More birds out there than previously thought

To: Ricki Coughlan <>
Subject: More birds out there than previously thought
From: Andrew Taylor <>
Date: Fri, 24 Jun 2005 23:56:28 +1000
On Fri, Jun 24, 2005 at 08:14:47PM +1000, Ricki Coughlan wrote:
>    Sorry for appearing to make a sweeping generalisation. Variances from
>    1- 5khz may occur in some species whilst among Barn Owls it can be up
>    to 20khz - which is way out of the range for humans.

I don't want to be tiresome but this is a topic I know well and this
isn't true.  Barn Owls have the best high frequency hearing of any bird
tested but their high frequency limit is 12khz.  See Dooling's chapter
on auditory perception in Volume 1 of Acoustic Communication in Birds
or look at the audiograms in the appendix of

Presbycusis is taking its toll but judging by the audio generator on my
workbench my ears still get close to the  20khz limit usually nomimated
for humans.  We can hear high frequency sounds better than any known bird.

>   in the case of Oscine Passerines, which hear higher frequencies better
>    than us but not lower frequencies.

Again this isn't true. Look at the audiograms in the above ref.
The oscine passerines' hearing sensitivity peaks are at 1.5-4khz.
Around these peaks their sensitivity approaches and in some cases exceeds
human sensitivity but at higher frequencies their sensitivity is much
poorer than humans.  

>    I don't believe that there is any data to support your claim that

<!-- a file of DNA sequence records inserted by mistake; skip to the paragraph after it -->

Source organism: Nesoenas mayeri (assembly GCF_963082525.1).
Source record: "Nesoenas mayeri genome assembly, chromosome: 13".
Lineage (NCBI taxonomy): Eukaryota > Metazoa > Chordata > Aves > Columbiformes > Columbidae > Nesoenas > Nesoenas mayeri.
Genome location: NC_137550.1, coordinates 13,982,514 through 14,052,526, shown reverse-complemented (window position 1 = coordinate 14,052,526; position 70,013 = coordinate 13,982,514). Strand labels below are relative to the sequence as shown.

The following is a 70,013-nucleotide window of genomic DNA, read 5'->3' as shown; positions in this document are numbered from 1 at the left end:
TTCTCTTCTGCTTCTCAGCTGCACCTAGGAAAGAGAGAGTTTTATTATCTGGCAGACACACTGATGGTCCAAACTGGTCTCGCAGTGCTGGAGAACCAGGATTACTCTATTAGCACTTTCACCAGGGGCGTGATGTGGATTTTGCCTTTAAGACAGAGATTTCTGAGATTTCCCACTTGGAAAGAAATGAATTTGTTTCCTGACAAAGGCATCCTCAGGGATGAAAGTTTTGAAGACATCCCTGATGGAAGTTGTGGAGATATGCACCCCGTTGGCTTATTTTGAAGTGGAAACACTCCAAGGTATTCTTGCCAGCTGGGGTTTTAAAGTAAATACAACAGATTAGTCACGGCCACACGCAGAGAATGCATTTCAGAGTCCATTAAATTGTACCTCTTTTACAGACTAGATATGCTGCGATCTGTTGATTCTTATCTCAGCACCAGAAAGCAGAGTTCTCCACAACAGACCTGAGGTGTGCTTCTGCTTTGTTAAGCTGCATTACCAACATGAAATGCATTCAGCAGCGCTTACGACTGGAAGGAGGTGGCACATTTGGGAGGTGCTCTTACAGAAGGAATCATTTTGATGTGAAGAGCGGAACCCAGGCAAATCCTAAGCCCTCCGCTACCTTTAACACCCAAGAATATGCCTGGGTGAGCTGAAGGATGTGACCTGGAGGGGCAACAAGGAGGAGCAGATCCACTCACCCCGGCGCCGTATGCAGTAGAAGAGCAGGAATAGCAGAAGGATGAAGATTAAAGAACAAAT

>    variances in syringeal morphology don't produce changes to bird song
>    which is impossible for humans to detect.

True - its just speculation based on naive physics.  But Watson's argument
that syringeal morphology would be useful in separating crypto-species
is also purely speculation.

>    especially given that there are birds out there producing
>    vocalisations which we cannot completely hear.

Its possible their are crypto-species with calls with diagnostic temporal
features that can not be distinguished by humans but without examples
this is pure speculation.

>    The point that David was making is that avian species diagnosis is
>    made on a very restricted basis, compared to other classes and this is
>    biased toward field diagnosability. 

This isn't true.  Look at Figure 1 of Watson's paper.  Reptile
descriptions have a more restricted basis than birds, frogs and birds
are similar, only mammals have species definitions which are clearly
more broadly based than birds, at least using these categories.

Bird descriptions may rely more heavily on characters observable in the
field but the causes and consequences are the issue.


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